Fluffy rabbits with snow-white fur are popular pets in the Philippines, but they could also become an alternative protein source in the Southeast Asian country as the price of pork skyrockets.
Philippine agriculture authorities are reportedly considering rabbit as a substitute to pork as the country’s supply continues to dwindle, though it remains unclear if anyone is jumping at the idea.
Pork is a staple in the Filipino diet and usually cheap. Some world-famous Filipino dishes such as adobo (marinated pork or chicken meat in soy sauce and oil) and ultimate drinking food sisig (a dish made from pig ears and other parts), are difficult to imagine with other meats, especially rabbit.
But the price of pork has risen in recent months due to a combination of challenges that include African Swine fever (ASF), a highly contagious and deadly disease among pigs that has created historic global shortages in major markets such as China.
The Philippines was also hit hard by culls that occur in the aftermath of outbreaks. In 2019, ASF wiped out hog stocks in the Philippines and several outbreaks were reported in the middle of the coronavirus pandemic early into 2020. Though experts say ASF does not affect humans, it severely disrupts the supply chain and price points of one of the world’s most consumed products.
As a result of culls, the price of pork in the Philippines rose to as much as $8.5 per kilo, representing a more than 50 percent increase in Metro Manila. Many Filipinos rendered jobless from the pandemic could not afford the higher rates. This created an opening for the revival of an older plan to farm rabbits for food.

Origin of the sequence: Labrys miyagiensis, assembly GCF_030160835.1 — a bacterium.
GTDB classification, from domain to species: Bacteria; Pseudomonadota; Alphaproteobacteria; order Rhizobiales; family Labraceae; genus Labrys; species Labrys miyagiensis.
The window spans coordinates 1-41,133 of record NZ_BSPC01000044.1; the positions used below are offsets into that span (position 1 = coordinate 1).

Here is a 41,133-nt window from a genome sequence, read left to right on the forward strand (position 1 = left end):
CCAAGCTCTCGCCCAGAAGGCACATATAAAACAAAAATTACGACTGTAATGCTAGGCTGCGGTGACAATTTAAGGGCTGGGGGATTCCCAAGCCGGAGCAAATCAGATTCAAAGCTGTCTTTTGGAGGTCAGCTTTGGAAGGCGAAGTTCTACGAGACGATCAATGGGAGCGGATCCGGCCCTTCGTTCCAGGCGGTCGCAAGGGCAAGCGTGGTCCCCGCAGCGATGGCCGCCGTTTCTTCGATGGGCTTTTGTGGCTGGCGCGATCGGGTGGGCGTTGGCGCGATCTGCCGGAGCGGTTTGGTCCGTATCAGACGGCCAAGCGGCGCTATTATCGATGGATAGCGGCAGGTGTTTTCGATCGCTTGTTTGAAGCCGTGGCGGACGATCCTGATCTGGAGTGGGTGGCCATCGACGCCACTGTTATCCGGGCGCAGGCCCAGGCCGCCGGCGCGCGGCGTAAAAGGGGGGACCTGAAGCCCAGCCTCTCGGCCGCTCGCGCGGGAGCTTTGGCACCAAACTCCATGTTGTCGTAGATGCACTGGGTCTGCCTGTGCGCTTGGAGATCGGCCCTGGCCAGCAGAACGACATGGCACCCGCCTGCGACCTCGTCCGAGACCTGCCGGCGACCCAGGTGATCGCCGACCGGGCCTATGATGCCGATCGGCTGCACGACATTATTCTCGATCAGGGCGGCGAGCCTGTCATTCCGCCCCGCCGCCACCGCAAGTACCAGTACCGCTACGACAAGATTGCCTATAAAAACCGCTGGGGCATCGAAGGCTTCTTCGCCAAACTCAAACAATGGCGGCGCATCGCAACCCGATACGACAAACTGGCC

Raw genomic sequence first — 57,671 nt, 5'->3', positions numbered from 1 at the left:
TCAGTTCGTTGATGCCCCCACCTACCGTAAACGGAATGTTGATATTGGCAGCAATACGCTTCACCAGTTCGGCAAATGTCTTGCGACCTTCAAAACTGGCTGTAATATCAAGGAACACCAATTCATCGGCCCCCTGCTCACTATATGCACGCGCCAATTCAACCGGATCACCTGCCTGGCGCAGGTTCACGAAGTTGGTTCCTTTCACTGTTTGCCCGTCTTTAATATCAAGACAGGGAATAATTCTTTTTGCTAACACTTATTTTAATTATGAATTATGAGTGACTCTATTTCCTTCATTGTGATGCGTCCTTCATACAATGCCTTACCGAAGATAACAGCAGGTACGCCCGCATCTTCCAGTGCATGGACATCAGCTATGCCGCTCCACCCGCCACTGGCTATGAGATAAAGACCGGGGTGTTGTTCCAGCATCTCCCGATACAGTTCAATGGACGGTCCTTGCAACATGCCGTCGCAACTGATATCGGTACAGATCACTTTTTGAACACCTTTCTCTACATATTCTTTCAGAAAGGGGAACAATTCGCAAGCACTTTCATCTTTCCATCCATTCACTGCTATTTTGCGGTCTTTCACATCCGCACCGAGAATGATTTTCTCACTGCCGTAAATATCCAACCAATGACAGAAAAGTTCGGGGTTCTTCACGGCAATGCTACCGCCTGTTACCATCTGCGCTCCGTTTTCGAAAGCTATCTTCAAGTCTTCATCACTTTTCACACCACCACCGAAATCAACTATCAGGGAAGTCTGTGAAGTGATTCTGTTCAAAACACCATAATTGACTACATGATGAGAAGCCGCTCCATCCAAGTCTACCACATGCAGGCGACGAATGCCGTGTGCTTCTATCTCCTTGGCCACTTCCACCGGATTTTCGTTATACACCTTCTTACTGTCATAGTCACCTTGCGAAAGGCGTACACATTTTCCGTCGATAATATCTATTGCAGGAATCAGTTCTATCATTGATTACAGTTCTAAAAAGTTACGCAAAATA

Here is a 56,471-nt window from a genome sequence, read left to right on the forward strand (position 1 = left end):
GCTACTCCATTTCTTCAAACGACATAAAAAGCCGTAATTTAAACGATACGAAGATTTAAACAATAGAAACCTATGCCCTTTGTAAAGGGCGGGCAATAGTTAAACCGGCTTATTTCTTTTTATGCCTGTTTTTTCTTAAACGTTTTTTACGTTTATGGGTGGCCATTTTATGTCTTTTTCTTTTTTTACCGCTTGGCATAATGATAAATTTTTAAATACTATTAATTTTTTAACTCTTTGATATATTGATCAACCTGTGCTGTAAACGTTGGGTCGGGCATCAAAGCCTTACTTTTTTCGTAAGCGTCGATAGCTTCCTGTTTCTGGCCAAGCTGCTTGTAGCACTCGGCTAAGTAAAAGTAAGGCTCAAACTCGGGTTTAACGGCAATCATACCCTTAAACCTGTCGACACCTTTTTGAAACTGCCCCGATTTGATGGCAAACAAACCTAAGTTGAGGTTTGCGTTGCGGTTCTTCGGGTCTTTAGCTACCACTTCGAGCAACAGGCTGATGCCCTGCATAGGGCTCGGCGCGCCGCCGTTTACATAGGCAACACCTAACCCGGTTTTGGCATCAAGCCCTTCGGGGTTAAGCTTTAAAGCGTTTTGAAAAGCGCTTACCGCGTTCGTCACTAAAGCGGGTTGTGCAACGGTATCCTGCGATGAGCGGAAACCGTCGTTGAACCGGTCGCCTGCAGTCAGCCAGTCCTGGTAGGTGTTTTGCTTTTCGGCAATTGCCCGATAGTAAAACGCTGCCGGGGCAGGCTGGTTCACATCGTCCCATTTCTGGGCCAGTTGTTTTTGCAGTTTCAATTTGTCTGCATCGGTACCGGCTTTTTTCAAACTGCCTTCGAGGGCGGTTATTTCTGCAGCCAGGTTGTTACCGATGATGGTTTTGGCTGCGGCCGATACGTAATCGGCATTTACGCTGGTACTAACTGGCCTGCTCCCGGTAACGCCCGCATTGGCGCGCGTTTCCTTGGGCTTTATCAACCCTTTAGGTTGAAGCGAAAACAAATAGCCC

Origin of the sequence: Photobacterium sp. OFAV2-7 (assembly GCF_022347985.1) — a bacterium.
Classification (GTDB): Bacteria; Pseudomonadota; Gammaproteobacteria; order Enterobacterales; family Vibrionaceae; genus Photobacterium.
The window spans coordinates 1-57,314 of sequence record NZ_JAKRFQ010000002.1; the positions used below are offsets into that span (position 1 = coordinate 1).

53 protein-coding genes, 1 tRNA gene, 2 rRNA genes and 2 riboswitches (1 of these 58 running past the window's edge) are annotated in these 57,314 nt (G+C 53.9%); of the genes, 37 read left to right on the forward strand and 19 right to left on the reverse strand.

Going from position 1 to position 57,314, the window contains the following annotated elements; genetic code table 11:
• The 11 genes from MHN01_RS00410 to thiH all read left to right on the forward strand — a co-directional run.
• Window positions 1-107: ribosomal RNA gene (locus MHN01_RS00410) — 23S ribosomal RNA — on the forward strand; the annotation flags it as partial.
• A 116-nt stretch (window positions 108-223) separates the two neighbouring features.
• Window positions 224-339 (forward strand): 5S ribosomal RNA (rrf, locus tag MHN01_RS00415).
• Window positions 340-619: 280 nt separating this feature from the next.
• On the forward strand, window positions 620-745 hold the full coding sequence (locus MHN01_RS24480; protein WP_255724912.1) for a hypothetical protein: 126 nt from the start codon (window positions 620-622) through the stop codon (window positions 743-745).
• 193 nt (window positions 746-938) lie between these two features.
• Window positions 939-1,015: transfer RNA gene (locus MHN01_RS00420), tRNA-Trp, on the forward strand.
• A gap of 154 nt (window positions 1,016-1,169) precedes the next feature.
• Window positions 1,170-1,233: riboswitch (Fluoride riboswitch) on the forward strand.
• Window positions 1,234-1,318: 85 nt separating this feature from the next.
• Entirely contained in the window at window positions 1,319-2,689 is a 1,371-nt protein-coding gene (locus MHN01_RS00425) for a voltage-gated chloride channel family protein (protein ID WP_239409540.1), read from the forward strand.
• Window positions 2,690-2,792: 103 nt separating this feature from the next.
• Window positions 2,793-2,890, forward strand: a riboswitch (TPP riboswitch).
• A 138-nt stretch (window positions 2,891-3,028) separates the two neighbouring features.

Last week, Philippine agriculture secretary William Dar said the country is serious about exploring all options, that rabbit meat is rich in protein and is “like chicken.”
Artemio Veneracion, Jr., president of the Association of Rabbit Meat Producers, told VICE World News rabbit meat was first introduced in the Philippines during World War II, but only recently has it seen more commercial success on the market.
“Secretary Dar’s recent pronouncement is partly influenced by our talks with him the week before,” Veneracion said, adding that they are securing support from the government to institutionalize standards on the raising and slaughtering of rabbits.
“Our rabbit meat industry is at par with that of other Asean countries. Our organization works with the government and the academe to make the industry lively and perhaps lower the price of the meat so more people can try it,” he added. Veneracion also argued that rabbit is healthier than pork and chicken.
Though it’s still early days for the rabbit idea, at least one agricultural industry group said it favored the idea, even if it cautioned that it would take time to persuade Filipinos to make rabbit a regular part of their diet.
“Some of our members have seen success in raising rabbits for food,” Jayson Cainglet, a spokesperson of Samahang Industriya ng Agricultura, told VICE World News. “But, perhaps it will take a while given the food is cultural. It would depend on the market’s appetite if it’s feasible or not.”
There would also need to be more rabbit farmers to make the meat’s price competitive with chicken and pork over the long run.
For now, dishes featuring rabbit meat can be tried in some speciality restaurants in Manila, Pampanga and Cebu. In the central city of Cebu, there’s a restaurant that serves bunny lechon (coal roast) instead of the traditional roasted pig.